Alternative routes for the Case

South Africa

South African Airways' (SAA) tolerance for freedom of expression on the Internet has been challenged by a disgruntled passenger who created his own website, '', to vent his anger about the airline's allegedly poor service.

SAA has threatened to have the website removed. However, the South African courts have yet to address the issue of protest sites, so perhaps the airline would be better off having the dispute settled under the Uniform Domain Name Dispute Resolution Policy (UDRP) of the Internet Corporation for Assigned Names and Numbers (ICANN).

If the airline decides to take the case to a national court, the first problem it will encounter is the court's jurisdiction to hear the case. The website and its owner are based in the United States, and it is unlikely a South African court would entertain a claim where the defendant has no presence in South Africa.

Even if the courts did have jurisdiction, SAA would struggle to found a cause of action based on defamation law or trademark infringement. Under South Africa's defamation law, the website owner would be able to raise the defence of fair comment, whereby every person has the right to express his/her opinion on matters of public interest, provided the comments are bona fide and based on fact. To establish a trademark infringement claim, SAA's mark would have to be used in the trade of goods or services, which it is not. Even a claim of trademark dilution would probably fail because the use of SAA's mark as part of the domain name is for noncommercial purposes.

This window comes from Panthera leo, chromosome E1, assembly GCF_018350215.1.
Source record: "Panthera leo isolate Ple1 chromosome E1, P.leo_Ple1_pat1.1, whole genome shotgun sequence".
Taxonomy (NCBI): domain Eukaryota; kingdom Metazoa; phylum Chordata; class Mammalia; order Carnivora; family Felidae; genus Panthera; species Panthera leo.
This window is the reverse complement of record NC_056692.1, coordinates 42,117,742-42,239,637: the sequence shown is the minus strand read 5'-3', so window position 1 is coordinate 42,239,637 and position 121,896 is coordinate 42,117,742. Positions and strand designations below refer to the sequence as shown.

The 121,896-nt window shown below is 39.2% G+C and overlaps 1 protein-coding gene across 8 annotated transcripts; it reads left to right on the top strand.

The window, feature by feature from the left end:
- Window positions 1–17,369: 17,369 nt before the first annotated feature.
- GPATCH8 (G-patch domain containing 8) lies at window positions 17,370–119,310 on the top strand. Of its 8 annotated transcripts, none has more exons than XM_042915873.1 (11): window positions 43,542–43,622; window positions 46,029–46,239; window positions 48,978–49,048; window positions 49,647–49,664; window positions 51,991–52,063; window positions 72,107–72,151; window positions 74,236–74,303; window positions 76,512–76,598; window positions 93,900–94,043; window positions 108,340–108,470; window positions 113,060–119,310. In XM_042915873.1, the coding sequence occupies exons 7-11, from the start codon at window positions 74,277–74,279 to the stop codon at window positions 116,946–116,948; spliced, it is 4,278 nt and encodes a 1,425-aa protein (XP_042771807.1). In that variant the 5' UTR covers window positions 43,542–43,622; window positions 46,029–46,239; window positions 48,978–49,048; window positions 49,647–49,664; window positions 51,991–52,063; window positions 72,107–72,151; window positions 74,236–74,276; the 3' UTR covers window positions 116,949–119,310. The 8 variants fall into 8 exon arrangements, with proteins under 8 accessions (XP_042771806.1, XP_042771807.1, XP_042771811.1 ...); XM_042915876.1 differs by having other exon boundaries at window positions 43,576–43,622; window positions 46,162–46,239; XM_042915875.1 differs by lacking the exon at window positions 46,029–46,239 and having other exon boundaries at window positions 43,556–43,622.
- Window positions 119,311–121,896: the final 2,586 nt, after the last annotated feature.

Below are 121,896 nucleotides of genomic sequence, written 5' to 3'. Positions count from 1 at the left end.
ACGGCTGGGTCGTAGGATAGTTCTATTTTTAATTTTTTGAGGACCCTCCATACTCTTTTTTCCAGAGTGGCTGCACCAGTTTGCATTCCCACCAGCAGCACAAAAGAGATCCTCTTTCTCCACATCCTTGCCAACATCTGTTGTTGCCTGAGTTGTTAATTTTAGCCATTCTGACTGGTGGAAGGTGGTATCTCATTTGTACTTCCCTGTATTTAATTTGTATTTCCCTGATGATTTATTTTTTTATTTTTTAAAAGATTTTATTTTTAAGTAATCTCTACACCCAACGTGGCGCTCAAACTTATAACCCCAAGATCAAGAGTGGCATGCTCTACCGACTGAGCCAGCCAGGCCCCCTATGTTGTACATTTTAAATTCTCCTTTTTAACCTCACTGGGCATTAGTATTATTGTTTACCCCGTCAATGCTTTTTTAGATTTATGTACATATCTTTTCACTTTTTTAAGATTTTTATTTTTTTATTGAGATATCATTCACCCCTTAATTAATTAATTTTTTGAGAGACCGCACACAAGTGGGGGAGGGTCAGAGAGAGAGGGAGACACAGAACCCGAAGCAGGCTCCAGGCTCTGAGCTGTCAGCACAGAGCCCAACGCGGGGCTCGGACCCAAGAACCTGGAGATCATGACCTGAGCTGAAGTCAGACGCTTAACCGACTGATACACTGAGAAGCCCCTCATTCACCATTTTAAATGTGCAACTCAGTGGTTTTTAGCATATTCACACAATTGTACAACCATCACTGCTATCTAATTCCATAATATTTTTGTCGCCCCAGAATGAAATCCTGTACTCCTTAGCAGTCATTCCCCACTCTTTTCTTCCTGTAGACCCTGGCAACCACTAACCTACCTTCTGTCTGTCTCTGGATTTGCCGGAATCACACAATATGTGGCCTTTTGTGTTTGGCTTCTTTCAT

The only realistic option SAA has is to file a complaint under ICANN's UDRP. To succeed, SAA would have to show:

  • the domain name is identical or confusingly similar to its trademark;

  • the domain name holder has no rights or legitimate interest in the name; and

  • the domain name has been registered and is being used in bad faith.

Some panel members at the Arbitration and Mediation Centre of the World Intellectual Property Organization (which administers ICANN's UDRP) favour the proposition that such a domain name is confusingly similar to the trademark owner's mark. However, other panel members believe that adding a word to a trademark does not result in a name that is confusingly similar (see for example Panel divided on Vivendi Universal Case). While it is clear the '' site is meant to criticize SAA, not infringe its mark, it remains to be seen how (and where) this dispute is ultimately resolved.

Pamela Stein, Cheadle Thompson & Haysom, Johannesberg

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